Reporter's Notebook
McDonald's and the problem with same-store sales

McDonald's and the problem with same-store sales

This post is part of the Reporter's Notebook blog.

Yesterday, McDonald’s Corp. said that it would stop reporting same-store sales results on a monthly basis. This is a big deal. And it’s usually a bad sign when companies reduce transparency.

But that doesn’t mean it was a bad decision. Indeed, it’s a little surprising McDonald’s didn’t do this earlier.

Same-store sales are widely considered to be the standard for restaurant performance. If your restaurant is improving sales at existing stores, then your concept is attracting more customers or higher-paying customers and therefore it is doing better.

Obviously, we use same-store sales prominently here at NRN, both for company specific stories and for general stories on industry trends. Indeed, if it weren’t for same-store sales I’d probably have nothing to do many days.

But same-store sales are easily manipulated. Taken over too short a time period, same-store sales can be influenced by all sorts of external factors: Weather, sudden declines in gas prices, sudden influxes of tax receipts, delayed tax returns or consumers’ random decisions to spend more on clothing or automobiles. Calendar shifts are particularly troublesome. Easter is in March some years, April in others.

In addition, a good same-store sales report means nothing unless you know what the performance was like in the comparable period. A good report could mean that a company is attracting new customers and improving sales. Or it could just mean that the company is coming off of a real bad quarter.

Indeed, many observers believe that same-store sales are best taken on a two-year basis, to filter out these influences.

Still others believe that, in the restaurant industry, generalized same-store sales even on a two-year basis don’t tell you enough. A better indication of a concept’s performance could be provided if it reported same-store sales by daypart, so you know what time of day when companies are performing best.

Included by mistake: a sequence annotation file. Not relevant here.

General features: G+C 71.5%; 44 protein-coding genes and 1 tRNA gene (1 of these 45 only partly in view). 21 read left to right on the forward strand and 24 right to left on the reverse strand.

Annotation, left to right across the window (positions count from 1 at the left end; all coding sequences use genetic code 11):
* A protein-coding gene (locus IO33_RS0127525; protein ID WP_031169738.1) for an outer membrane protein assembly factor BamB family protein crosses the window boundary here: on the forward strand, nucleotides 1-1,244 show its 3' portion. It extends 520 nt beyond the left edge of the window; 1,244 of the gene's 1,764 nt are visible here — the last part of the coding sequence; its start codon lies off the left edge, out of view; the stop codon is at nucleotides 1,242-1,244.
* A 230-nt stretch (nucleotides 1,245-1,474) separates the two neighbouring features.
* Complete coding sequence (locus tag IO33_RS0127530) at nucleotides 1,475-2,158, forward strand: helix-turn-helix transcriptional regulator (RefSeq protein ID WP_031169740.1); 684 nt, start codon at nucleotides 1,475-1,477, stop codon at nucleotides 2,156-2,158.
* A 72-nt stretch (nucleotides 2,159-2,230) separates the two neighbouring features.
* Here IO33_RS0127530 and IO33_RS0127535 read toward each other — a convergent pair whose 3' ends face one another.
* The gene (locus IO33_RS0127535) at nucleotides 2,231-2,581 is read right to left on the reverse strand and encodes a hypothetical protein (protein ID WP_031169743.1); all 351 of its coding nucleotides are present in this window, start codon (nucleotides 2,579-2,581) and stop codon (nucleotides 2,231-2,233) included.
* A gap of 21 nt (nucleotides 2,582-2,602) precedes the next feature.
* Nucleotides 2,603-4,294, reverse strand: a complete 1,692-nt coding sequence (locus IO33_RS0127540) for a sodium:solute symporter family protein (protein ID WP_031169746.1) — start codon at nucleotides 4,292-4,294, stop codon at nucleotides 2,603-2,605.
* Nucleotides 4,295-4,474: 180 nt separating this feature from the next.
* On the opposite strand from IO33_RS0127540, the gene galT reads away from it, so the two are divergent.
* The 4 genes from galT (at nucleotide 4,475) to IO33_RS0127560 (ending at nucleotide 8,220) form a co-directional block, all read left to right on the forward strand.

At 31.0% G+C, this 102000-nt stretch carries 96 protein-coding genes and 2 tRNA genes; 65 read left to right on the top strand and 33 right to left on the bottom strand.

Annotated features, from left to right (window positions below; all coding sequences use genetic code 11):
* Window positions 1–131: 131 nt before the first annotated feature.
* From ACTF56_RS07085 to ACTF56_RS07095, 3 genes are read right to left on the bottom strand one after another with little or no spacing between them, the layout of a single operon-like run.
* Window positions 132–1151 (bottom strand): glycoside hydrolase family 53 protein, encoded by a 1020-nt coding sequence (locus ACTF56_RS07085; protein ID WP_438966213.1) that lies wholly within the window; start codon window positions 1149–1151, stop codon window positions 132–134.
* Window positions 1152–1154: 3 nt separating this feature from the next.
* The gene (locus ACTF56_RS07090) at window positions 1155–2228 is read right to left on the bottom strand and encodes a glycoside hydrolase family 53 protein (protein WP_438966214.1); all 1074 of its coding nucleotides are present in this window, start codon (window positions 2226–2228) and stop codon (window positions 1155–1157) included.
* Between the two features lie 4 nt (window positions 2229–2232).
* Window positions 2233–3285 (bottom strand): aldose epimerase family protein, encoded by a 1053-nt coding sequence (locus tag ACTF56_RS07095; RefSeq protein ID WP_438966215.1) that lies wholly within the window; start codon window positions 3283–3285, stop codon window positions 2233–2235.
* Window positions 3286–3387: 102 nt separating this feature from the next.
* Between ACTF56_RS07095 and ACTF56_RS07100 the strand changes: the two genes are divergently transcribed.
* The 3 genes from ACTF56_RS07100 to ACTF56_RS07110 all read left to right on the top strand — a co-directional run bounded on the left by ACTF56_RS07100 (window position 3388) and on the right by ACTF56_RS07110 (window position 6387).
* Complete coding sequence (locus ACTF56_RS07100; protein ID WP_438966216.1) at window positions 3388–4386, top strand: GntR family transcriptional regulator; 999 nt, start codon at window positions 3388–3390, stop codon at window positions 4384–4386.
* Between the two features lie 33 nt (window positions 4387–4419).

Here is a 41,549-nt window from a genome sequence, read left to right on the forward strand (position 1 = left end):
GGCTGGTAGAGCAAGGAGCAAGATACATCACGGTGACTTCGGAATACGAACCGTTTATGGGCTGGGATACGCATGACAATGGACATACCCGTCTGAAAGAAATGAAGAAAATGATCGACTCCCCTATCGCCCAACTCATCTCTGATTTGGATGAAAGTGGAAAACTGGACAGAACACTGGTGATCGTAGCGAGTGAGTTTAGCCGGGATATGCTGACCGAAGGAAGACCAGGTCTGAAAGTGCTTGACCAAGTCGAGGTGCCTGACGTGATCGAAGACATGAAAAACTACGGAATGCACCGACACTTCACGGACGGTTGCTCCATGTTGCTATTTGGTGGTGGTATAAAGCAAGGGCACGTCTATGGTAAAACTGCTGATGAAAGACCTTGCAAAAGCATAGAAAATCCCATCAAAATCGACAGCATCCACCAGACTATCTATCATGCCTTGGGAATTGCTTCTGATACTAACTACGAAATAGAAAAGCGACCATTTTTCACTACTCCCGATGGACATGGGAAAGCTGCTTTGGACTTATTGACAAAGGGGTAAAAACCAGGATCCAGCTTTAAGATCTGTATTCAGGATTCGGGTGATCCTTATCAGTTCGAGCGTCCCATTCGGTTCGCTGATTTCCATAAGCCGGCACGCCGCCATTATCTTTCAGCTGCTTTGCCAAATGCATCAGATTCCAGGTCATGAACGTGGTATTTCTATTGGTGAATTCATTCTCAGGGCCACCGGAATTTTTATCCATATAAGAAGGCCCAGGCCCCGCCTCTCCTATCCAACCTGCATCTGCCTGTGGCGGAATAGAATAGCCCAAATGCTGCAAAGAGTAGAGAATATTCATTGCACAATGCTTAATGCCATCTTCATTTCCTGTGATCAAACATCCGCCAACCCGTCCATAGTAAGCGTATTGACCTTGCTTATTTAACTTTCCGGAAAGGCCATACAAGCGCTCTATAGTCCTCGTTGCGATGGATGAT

Indeed, we know in general that McDonald’s sales have held at breakfast and not at lunch or dinner, based on company comments. But we don’t have that specific data, and we certainly can’t compare it with other concepts.

Monthly same-store sales are especially troublesome, because they represent the shortest of sample sizes. One good month is just that: A good month, and it means nothing on its own.

Not surprisingly, few companies report same-store sales on a monthly basis, at least until they report quarterly earnings. Companies like Darden Restaurants and Bob Evans have historically provided sales by month as part of their quarterly reports, which can provide good context within that quarter. But, as of now, McDonald’s is the only restaurant company to report those sales each month. And in July, it won’t be doing that.

McDonald’s is taking a lot of long-term actions to turn its business around. While many observers we speak with believe the burger chain will turn its sales around, they also believe that any such improvement is a half a year away. At the very least.

From the company’s standpoint, it makes little sense to keep providing updates on a volatile, short-term measure of its performance when true improvement is still a ways off. “It’s early,” CEO Steve Easterbrook said at an investors conference this week. “Don’t expect a smooth ride here.”

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